The novel experience here, ahem, is about being able to connect with anarchy and chaos experientially. Often assumed to be the same thing, they’re not.
Anarchy purports a socio politico system without leadership, chaos (and the nihilistic inclinations that swarms about it) cares only about fucking shit up. Here, through this book, we get to test drive the sentiment before getting anywhere near applying it, the wonder of powerful literature. It also explores the notion broadly, the benevolent maniac….
“What we have to do, people,” Tyler told the committee, “is remind these guys the kind of power they still have.”
…and the caustic destroyer
“I tagged him because the insomnia was on again and I was in the mood to destroy something beautiful”
…. no coin left unturned.
That question lingers in the back of my mind, what would happen if we toyed with our social edifices without fear and fucked things over a little? Getting pepper sprayed and thrown in prison does seem uncomfortable though, but the curiosity is still there. That’s why Fight Club by Chuck Palanuik is an important book. It gives us a little look, be it fictional, at this upside down disposition that would cost so much to pull off. A little twisted voyeurism that scratches all the right itches. That’s essentially what I’m after, the experience of significance, it doesn’t actually have to be significant. Life’s too short to fuck around with authenticity, we’re busy people.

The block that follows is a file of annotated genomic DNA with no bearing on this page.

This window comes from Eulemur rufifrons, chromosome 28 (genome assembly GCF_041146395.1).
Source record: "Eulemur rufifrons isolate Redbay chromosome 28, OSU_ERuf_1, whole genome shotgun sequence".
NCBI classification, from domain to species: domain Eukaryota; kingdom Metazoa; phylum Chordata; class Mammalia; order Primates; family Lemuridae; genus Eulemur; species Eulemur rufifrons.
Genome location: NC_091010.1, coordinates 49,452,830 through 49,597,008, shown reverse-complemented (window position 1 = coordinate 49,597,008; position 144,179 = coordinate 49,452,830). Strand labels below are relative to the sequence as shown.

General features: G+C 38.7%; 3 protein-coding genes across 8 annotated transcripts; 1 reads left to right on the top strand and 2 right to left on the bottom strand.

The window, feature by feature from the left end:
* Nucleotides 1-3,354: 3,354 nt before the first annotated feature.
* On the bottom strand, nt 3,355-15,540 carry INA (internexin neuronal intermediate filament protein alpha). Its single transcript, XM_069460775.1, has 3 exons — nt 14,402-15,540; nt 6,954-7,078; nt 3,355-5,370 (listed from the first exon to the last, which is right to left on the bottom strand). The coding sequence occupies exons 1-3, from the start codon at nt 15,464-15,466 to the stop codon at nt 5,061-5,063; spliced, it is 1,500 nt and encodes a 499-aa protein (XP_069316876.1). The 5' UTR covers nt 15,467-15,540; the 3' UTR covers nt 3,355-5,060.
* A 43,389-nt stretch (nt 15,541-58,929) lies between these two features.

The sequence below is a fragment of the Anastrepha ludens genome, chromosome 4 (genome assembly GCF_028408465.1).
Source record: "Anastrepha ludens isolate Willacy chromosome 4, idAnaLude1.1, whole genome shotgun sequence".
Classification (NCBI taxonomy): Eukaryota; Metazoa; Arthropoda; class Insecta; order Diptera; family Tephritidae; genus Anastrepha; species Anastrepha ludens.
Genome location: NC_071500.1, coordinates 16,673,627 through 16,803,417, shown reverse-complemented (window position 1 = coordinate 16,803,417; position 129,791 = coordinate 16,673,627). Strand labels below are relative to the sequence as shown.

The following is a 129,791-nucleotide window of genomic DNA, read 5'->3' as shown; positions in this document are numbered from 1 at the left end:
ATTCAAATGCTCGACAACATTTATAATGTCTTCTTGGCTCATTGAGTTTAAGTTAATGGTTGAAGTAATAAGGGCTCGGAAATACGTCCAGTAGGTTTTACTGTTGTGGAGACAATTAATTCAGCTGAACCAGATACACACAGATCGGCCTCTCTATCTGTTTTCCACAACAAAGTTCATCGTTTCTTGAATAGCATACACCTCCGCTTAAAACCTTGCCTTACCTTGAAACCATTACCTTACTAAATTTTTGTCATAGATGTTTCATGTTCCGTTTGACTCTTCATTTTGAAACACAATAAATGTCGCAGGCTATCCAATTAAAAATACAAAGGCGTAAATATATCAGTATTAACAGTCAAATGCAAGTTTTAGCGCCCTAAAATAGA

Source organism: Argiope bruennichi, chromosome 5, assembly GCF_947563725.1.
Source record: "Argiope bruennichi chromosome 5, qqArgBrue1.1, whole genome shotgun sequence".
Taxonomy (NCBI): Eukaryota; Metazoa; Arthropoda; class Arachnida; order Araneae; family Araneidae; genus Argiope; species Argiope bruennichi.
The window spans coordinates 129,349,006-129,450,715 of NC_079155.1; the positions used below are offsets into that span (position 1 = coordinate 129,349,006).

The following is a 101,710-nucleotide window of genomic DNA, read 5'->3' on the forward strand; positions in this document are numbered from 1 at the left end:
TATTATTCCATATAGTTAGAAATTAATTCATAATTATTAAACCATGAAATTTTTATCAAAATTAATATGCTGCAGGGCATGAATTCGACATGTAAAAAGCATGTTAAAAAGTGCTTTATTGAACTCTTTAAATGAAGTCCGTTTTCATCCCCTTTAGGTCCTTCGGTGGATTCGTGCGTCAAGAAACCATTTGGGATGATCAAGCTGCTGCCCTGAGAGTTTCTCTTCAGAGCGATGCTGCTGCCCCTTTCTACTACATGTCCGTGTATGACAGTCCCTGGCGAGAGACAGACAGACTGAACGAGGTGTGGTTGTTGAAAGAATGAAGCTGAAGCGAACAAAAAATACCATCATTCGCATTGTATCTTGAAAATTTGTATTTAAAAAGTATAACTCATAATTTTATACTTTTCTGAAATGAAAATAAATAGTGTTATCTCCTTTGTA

As with all things wondrous you begin to ask it big questions, simply enjoying it becomes a starting point towards something more, something a lot like understanding and growth. Here’s the clincher, a quote from the afterword:
“But there was no novel that presented a new social model for men to share their lives.”
Now I’m not well read enough to prove this statement, but I can say his intent was met. Post modernity lacks an original social model for men and though tearing at undesirable edifices in groups of aggressive maniacs isn’t a novel approach, the package it’s in is. There is no need to reinvent anything, our modes operandi works as well as it did for the previous generations. If you can’t kill it, eat it or fuck it, but it needed a believable reference and it needed to be something than recognised our surroundings. That’s what this novel did and I like that it did very much.
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